Former ScienceBlogling and now International Man of Scientific Mystery Ed Yong reports (boldface mine):
The bulked-up version of the President’s budget for fiscal year 2018, which will be released next week, may not allay those fears. According to two sources within the NIH who were briefed on the issue, the administration may pursue a new strategy in its quest for cuts, by proposing a 10 percent cap on the NIH’s indirect costs—the money it gives to grantees to support administration, equipment, libraries, IT, lighting, heating, electricity, and other overhead.
“It’s going to make every single university president across the country call their representative,” says one of the sources, who agreed to speak on condition of anonymity…
It’s not surprising that the administration is considering a cap. In the wake of the skinny budget, Secretary of Health and Human Services Tom Price defended the cuts by arguing that indirect costs represented “inefficiencies”—money going towards “something other than the research that’s being done.” As Science reported in March, the NIH doled out $6.4 billion in indirect costs in fiscal year 2016, which was 38 percent of the $16.9 billion it spent directly on research. If the 10 percent ceiling had been installed, indirect costs would have been capped at roughly $1.7 billion, representing a saving of $4.7 billion.
On the face of it, that sounds like a positive thing. Indirect costs have long been controversial, with critics arguing that they incentivize institutions to spend money on wasteful administration and lavish purchases instead of actual research. Universities negotiate indirect costs with the NIH when they are awarded grants, and while administrative costs are capped at 26 percent, others are not. In 2014, an investigation by Nature revealed large disparities in indirect costs, with some universities receiving rates of just 20 percent while others got windfalls of 85 percent…
“Instead of having an informed process where they get people together and talk about how to build efficiencies, they’re just backing into the numbers that the President put forward,” says one of the sources at the NIH. “They’re trying to pretend that they’ll cut something without actually cutting science.” The source revealed that officers at NIH were briefed on the upcoming proposal by a senior official earlier this week. The official did not reveal details about the overall NIH budget, but implied that the 10 percent cap would result in a similar-sized cut to what was proposed in the skinny budget.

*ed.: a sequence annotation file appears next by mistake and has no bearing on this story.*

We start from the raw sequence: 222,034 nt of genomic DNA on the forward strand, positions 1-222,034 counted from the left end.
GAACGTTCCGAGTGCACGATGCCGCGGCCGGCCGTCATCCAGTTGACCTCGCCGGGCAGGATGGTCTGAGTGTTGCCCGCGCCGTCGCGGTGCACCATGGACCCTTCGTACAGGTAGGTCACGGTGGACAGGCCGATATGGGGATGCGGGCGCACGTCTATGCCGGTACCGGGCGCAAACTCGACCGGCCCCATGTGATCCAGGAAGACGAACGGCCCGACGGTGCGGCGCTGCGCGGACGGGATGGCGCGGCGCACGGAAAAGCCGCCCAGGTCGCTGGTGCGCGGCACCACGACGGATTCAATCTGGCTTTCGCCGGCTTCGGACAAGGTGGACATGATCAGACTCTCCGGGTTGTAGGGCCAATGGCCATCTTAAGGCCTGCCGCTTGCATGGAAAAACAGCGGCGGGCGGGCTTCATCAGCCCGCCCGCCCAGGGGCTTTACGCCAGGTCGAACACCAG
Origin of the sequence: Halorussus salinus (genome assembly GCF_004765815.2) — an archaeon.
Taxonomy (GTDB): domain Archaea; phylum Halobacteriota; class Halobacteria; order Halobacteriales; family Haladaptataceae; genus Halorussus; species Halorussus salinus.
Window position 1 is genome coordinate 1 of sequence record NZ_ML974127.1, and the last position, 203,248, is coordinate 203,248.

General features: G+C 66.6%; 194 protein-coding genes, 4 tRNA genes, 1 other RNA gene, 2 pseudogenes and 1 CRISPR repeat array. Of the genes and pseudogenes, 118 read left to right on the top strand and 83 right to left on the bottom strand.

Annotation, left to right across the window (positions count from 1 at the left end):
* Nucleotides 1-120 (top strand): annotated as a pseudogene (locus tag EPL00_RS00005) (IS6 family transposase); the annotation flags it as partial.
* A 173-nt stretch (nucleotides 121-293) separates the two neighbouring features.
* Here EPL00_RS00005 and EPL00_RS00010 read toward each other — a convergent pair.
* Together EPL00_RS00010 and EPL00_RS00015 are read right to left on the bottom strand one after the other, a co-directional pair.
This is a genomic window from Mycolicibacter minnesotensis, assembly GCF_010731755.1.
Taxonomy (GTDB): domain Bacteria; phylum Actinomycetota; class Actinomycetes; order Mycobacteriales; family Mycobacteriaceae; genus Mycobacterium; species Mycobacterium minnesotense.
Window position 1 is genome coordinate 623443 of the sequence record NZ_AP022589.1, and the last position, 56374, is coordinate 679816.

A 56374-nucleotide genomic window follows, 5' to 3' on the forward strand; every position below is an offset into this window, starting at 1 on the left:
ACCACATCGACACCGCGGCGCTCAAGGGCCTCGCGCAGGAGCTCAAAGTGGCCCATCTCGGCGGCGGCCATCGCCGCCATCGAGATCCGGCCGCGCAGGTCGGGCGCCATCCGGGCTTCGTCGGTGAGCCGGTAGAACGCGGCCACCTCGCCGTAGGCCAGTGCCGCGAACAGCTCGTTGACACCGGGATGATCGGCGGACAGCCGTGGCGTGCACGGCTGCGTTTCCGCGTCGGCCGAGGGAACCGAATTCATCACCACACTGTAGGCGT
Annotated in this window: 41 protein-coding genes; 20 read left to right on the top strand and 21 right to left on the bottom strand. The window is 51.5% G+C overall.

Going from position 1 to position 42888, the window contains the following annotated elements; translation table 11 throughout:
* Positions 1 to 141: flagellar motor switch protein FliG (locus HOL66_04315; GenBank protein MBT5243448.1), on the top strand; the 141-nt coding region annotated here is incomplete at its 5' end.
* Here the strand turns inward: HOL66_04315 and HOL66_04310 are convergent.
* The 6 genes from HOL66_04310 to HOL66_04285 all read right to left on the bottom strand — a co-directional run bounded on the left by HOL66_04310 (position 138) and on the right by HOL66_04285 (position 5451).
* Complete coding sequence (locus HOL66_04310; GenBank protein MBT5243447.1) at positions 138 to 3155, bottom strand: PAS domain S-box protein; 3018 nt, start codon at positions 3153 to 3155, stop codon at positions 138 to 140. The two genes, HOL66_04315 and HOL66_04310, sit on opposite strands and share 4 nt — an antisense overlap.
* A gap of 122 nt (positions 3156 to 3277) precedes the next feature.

On the one hand, many universities claim they’re losing money on research, even with the overheads as they are. Then again, I find it hard to believe that, a decade ago, university administrators were building new science buildings and hoping to fill them up with researchers on the expectation that it, in the best case, would cost them millions of dollars every year. My guess is that some places are doing well (i.e., ‘making a profit’) while others are losing money, if for no other reason than the realized total indirects rate is basically the same across institutions.
But the arguments by those who claim that overheads are too high are lazy. It’s possible to find the indirect rate institutional agreements for most universities online (it doesn’t help that these words are used to mean different things by different people in different contexts; here’s a good explainer, and here’s a short version on the terms). Getting the justifications for these rates is harder, as they used to be publicly available, but aren’t any longer. Someone (or someones) need to do the heavy lifting here, and see how the numbers add up.
If there is waste, it’s probably like most other government spending: it’s marbled. That is, it’s not easy to go in and just lop off a big piece; one place might be charging a little more on depreciation costs, while another has high fringe. You’re going to have to work hard and sweat the small stuff to fix it. But the suggestions to cut indirects by around eighteen percent ($1.2 billion) aren’t informed by any such analysis. Instead, it’s being driven by artificially-imposed austerity.
More clarity in overheads is needed, but let’s be clear: the people pushing this right now don’t give a shit about science.
Every dollar cut from scientific research is another dollar Il Trumpe can send to his friends. That’s what this is all about. And yes, anger is the appropriate emotion.